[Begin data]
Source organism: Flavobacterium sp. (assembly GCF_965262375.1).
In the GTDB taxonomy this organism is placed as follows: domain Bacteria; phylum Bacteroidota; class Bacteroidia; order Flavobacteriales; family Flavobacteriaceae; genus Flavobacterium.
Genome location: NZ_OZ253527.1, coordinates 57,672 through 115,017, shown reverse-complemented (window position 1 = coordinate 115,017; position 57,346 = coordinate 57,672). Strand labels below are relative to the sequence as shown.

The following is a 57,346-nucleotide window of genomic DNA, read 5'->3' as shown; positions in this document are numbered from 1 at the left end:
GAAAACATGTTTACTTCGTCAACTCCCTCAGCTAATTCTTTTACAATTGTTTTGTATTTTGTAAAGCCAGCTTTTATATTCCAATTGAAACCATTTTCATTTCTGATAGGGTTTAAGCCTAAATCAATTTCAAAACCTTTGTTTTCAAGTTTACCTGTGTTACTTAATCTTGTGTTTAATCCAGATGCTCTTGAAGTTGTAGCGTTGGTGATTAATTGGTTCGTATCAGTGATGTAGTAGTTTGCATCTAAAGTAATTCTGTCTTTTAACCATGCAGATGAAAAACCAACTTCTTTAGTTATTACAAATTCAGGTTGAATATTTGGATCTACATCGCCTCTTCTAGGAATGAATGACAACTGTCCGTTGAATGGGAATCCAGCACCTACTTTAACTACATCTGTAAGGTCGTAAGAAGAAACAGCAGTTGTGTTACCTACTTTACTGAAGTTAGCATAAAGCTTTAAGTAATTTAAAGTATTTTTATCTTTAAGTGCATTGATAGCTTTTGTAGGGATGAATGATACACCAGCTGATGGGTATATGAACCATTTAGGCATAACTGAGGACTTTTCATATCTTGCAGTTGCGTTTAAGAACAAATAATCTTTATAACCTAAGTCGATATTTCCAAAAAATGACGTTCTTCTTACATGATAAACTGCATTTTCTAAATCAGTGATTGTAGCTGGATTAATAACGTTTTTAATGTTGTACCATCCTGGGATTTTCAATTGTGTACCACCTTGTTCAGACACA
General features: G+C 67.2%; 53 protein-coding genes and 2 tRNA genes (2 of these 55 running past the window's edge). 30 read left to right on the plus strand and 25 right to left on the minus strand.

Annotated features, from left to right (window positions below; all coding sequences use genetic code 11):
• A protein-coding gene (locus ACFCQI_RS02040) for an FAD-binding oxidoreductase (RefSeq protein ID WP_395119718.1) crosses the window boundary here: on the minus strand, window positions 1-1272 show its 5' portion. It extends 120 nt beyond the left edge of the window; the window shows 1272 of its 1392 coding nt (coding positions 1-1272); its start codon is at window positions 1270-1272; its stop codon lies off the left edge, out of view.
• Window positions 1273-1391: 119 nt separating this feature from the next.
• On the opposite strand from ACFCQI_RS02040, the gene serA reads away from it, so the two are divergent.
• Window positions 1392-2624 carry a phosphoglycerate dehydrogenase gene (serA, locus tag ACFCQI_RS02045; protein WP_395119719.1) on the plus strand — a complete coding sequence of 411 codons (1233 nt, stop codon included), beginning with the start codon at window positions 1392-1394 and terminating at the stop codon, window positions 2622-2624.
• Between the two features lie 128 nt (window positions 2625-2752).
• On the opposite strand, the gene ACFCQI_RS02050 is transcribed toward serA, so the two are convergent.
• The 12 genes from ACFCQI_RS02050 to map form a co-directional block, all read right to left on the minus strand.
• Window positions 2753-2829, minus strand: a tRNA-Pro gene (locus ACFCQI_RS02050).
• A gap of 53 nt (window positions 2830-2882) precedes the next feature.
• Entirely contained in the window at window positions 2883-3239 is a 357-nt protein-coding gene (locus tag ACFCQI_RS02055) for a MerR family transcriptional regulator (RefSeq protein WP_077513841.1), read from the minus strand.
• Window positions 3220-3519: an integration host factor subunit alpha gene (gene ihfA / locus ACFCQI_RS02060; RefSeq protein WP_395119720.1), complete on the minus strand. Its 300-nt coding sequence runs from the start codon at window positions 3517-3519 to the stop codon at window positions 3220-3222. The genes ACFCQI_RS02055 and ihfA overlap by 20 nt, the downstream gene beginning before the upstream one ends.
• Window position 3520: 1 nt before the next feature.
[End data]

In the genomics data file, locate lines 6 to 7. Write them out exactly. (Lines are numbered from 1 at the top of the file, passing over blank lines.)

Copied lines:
General features: G+C 67.2%; 53 protein-coding genes and 2 tRNA genes (2 of these 55 running past the window's edge). 30 read left to right on the plus strand and 25 right to left on the minus strand.

Annotated features, from left to right (window positions below; all coding sequences use genetic code 11):